Five Real-Life Pokémon you can find on the Eastern Shore

Five Real-Life Pokémon you can find on the Eastern Shore

Pokémon GO has captivated a large audience, and not even Chincoteague Bay Field Station is immune. In case you’ve been living under a rock (or a Geodude), Pokémon GO is a virally popular mobile app that lets you catch Pokémon on your smart phone depending on where you are in the real world. Since the app debuted, you often can find CBFS educators and interns hanging around the Station’s sign out front, which is the nearest Poké-Stop to campus. And although we’re a little salty that the station wasn’t deemed a gym instead, we still love it.

The Pokémon you can catch are regional – Pokémon you’d get out in the marshes near Chincoteague are quite different than the ones you’d find in the more populated area around the Ocean City boardwalk. It just so happens that many Pokémon have real-life counterparts living in the same habitats. While you may not find a Ghastly floating around in real life, here are five Pokémon that bear a striking resemblance to organisms found on the Eastern Shore.

Terrapin with the Pokémon Squirtle
Squirtle © The Pokémon Company, Game Freak

Squirtle = Diamondback Terrapin

Squirtle is the iconic turtle of the Pokémon franchise, and the diamondback terrapin is the iconic turtle of the Eastern Shore. Both are cute, but can be a bit nasty if you’re not careful. Holding a terrapin may result in scratched hands from its claws. Holding a Squirtle may result in gallons of water being blasted into your face.

Moon Jelly with Tentacruel
Tentacruel © The Pokémon Company, Game Freak

Tentacruel = Moon Jelly

Both Tentacruel and the moon jelly can be found in the waters of the Chincoteague Bay. Moon jellies can get fairly big with a diameter of 10 to 12 inches. Tentacruel grow to be even bigger. Like Tentacruel, the moon jelly has many tentacles that can release toxin to catch prey. Unlike Tentacruel, a moon jelly will not knock over a skyscraper with said tentacle.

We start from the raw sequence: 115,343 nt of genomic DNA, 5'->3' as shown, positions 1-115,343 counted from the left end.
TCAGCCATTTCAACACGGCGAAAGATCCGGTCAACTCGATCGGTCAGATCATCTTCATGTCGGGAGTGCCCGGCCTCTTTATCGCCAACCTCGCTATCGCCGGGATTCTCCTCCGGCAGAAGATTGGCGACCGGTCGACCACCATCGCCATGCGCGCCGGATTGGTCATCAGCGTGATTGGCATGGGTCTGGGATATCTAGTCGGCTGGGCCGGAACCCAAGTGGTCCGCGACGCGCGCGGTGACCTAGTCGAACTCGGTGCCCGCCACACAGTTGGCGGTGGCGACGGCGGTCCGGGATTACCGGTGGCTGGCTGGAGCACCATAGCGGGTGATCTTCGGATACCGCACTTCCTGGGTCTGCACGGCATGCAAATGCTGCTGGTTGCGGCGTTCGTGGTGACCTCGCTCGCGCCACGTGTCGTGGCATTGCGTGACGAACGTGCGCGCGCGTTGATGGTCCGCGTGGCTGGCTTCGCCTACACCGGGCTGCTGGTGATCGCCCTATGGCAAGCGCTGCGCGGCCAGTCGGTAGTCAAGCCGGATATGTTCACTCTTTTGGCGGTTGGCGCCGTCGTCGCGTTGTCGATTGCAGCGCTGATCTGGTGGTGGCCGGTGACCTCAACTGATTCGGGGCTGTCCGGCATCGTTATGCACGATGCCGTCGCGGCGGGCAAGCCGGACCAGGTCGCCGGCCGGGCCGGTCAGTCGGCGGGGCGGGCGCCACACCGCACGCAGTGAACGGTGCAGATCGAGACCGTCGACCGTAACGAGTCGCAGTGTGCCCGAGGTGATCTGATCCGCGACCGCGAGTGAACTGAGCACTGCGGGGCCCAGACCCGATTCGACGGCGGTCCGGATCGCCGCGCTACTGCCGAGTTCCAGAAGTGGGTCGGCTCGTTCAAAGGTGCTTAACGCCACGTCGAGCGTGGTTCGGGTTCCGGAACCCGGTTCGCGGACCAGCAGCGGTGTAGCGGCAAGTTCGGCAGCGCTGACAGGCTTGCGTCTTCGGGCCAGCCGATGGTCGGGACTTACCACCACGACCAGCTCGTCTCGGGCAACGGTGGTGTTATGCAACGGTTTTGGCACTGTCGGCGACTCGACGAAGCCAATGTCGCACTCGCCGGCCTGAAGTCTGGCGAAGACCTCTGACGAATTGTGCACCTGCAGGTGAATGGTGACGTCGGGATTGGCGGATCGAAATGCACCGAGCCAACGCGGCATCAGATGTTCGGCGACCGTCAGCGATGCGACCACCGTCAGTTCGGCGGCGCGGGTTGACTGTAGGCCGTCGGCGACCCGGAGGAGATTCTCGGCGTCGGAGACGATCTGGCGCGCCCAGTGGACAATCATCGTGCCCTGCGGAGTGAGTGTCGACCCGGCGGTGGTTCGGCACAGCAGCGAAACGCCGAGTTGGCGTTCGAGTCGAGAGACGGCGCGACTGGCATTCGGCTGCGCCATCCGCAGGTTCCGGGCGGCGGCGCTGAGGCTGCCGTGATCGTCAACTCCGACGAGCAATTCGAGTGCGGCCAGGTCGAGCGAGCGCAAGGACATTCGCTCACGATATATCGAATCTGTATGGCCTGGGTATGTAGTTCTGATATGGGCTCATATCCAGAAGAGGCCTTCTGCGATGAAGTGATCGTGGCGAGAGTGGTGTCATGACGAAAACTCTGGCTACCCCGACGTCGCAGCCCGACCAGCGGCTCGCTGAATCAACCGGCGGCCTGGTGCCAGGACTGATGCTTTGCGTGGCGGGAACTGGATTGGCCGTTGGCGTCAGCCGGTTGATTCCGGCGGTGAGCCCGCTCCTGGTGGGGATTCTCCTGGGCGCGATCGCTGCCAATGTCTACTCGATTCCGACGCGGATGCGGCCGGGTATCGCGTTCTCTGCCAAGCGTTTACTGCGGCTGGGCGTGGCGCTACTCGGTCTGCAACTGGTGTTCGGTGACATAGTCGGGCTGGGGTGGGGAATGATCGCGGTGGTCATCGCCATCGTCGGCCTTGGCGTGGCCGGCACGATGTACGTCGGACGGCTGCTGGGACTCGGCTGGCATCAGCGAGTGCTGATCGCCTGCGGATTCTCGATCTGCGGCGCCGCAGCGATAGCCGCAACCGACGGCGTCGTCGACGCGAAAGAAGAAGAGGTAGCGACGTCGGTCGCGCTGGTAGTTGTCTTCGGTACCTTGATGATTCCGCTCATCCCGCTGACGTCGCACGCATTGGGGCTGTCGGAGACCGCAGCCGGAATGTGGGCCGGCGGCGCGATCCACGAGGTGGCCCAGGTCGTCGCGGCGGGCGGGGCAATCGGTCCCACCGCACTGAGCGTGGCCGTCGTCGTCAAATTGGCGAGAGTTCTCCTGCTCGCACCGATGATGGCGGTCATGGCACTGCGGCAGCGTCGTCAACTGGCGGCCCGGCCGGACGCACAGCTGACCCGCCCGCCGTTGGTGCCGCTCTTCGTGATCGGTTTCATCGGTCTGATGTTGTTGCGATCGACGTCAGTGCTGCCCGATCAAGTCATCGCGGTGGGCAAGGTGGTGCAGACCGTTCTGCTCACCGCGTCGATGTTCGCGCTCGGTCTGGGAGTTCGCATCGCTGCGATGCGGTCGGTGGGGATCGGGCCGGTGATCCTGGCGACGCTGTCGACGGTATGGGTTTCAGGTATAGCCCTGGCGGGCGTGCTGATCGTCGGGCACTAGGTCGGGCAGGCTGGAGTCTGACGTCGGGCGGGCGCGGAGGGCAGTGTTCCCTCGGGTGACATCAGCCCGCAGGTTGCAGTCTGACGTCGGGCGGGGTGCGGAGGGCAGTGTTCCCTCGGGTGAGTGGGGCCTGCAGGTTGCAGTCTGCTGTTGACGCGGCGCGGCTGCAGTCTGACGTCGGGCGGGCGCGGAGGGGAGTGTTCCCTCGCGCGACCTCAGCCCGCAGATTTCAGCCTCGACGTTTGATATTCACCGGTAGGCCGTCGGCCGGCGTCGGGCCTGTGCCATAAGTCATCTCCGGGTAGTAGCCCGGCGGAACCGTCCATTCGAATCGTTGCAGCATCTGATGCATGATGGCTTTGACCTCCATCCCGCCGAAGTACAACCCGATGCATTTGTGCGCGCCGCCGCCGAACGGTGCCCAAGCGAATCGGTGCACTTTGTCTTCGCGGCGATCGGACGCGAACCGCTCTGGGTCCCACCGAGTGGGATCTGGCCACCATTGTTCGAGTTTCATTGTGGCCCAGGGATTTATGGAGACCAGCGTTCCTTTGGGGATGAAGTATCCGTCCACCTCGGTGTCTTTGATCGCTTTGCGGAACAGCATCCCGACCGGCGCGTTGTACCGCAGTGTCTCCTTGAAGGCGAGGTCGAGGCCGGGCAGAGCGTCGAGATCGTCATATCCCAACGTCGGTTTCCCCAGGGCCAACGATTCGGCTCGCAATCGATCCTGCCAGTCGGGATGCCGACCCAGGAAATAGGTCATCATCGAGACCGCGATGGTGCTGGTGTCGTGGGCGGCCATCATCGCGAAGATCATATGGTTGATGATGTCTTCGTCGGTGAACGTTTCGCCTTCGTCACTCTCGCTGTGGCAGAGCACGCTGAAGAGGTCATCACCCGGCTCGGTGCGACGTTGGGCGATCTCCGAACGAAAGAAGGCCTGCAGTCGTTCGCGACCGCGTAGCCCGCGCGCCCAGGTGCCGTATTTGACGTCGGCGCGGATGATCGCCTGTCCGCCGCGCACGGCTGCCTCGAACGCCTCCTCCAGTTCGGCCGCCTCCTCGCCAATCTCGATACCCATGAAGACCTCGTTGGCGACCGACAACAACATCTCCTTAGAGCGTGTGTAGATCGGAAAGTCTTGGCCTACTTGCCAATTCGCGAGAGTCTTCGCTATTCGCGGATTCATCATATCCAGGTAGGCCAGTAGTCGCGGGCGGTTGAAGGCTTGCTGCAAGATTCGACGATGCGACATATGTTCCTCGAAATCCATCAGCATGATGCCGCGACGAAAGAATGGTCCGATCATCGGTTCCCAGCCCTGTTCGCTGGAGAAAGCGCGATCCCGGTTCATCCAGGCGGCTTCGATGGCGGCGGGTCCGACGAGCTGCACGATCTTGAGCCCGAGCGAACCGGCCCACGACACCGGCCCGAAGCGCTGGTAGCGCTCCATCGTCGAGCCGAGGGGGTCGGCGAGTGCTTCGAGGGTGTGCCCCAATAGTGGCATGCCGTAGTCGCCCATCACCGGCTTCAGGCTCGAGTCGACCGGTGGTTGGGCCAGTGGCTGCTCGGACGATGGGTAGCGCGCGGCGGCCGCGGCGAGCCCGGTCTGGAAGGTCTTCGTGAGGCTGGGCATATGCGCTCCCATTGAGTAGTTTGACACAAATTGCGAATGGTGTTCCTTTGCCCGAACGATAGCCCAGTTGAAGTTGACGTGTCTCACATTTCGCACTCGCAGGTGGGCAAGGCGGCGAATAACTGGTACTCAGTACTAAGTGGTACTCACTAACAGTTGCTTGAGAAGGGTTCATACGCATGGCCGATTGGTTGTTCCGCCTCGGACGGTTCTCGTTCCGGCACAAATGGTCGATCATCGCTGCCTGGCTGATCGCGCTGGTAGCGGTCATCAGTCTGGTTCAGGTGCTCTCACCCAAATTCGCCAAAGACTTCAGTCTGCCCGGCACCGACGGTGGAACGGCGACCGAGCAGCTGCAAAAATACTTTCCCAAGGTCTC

Osprey with the Pokémon Pidgeot
Pidgeot © The Pokémon Company, Game Freak

Pidgeot = Osprey

The osprey was clear inspiration for the Pidgey evolution line, especially the final evolution, Pidgeot. An osprey will use its keen eyesight to catch fish right out of the water mid-flight. Many of Pidgeot’s Pokédex entries also allude to its impeccable vision and ability to snatch prey out of the water. These Pokédex entries also say that Pidgeots can make gusts of wind strong enough to bend tall trees and that they can fly at speeds reaching Mach 2. Osprey can’t do either of those things.

Ghost Crab with the Pokémon Krabby
Krabby © The Pokémon Company, Game Freak

Krabby = Ghost Crab

While Krabby seems to be based on many different types of crabs, it matches the ghost crab the most out of the crustaceans on the Eastern Shore. Ghost crabs are famous for burying themselves in the sand on beaches. Krabby is famous for having what is arguably the least creative name for a Pokémon.

Lined Seahorse with the Pokémon Horsea
Horsea © The Pokémon Company, Game Freak

Horsea = Lined Seahorse

As the only type of seahorse we have in the area, the lined seahorse is the closest Eastern Shore equivalent to the Pokémon Horsea. Both creatures use their curled tails to hold on to grasses or other objects to either avoid being washed away by the current. However, the lined seahorse might actually be harder to find than its Pokémon counterpart, as camouflage is the poor swimmer’s first line of defense. In contrast, Horsea’s first line of defense is spraying bubbles at you.

Pokémon GO is a viral sensation, and for good reason. It’s fun, and it is great motivation to get outdoors. Next time you go on a Pokémon-related adventure, keep an eye out for the amazing real-life creatures that live on the Eastern Shore as well.

Chincoteague Bay Field Station, formerly known as Marine Science Consortium, is an environmental education center located on the Eastern Shore of Virginia. CBFS provides outstanding multi-disciplinary, educational and research opportunities that celebrate the rich natural, cultural, economic, and technological resources of the mid-Atlantic Coastal region through field-based and hands-on learning.

Leave a Comment